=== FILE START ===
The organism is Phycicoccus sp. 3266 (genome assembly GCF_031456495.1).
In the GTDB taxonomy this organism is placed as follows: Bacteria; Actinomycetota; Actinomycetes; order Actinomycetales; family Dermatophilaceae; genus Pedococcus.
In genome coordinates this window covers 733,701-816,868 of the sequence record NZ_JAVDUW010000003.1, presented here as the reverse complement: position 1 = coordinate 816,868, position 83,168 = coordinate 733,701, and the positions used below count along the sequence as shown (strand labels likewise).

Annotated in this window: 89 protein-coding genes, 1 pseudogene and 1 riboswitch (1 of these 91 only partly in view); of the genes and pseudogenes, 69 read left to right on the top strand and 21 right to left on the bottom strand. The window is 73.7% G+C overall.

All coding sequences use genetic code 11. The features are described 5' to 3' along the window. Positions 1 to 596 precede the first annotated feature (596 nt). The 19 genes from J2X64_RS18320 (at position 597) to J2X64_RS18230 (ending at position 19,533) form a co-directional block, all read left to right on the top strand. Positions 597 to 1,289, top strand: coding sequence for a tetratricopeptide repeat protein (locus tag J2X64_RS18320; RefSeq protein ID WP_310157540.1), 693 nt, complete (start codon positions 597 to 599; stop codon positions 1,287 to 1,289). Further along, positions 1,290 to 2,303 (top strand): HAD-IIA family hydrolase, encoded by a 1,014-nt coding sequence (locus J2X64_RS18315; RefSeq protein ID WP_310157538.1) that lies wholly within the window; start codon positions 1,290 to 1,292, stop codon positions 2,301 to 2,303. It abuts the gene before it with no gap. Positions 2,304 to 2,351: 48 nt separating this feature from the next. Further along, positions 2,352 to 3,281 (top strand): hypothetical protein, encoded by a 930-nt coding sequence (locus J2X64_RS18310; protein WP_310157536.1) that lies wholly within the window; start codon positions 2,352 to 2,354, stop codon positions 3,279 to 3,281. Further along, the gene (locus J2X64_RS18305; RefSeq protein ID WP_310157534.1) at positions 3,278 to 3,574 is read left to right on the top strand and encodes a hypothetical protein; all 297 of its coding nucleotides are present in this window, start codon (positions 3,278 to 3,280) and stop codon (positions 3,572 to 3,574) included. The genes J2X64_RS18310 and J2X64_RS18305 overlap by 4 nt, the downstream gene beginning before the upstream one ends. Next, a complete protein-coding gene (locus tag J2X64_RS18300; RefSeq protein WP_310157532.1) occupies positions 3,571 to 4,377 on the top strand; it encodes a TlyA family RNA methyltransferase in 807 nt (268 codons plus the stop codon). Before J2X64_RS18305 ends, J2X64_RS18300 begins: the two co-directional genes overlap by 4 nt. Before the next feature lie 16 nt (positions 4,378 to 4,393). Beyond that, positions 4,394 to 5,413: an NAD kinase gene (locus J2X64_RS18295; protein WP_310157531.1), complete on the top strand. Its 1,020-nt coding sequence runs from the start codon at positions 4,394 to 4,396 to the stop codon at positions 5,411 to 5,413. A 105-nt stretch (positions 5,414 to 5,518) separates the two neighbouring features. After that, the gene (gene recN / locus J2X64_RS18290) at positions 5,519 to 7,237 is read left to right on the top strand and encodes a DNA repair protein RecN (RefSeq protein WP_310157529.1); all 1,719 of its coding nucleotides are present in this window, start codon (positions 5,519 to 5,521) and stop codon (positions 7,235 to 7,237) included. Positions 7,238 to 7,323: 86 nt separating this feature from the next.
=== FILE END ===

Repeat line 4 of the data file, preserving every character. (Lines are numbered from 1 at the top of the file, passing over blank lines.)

Annotated in this window: 89 protein-coding genes, 1 pseudogene and 1 riboswitch (1 of these 91 only partly in view); of the genes and pseudogenes, 69 read left to right on the top strand and 21 right to left on the bottom strand. The window is 73.7% G+C overall.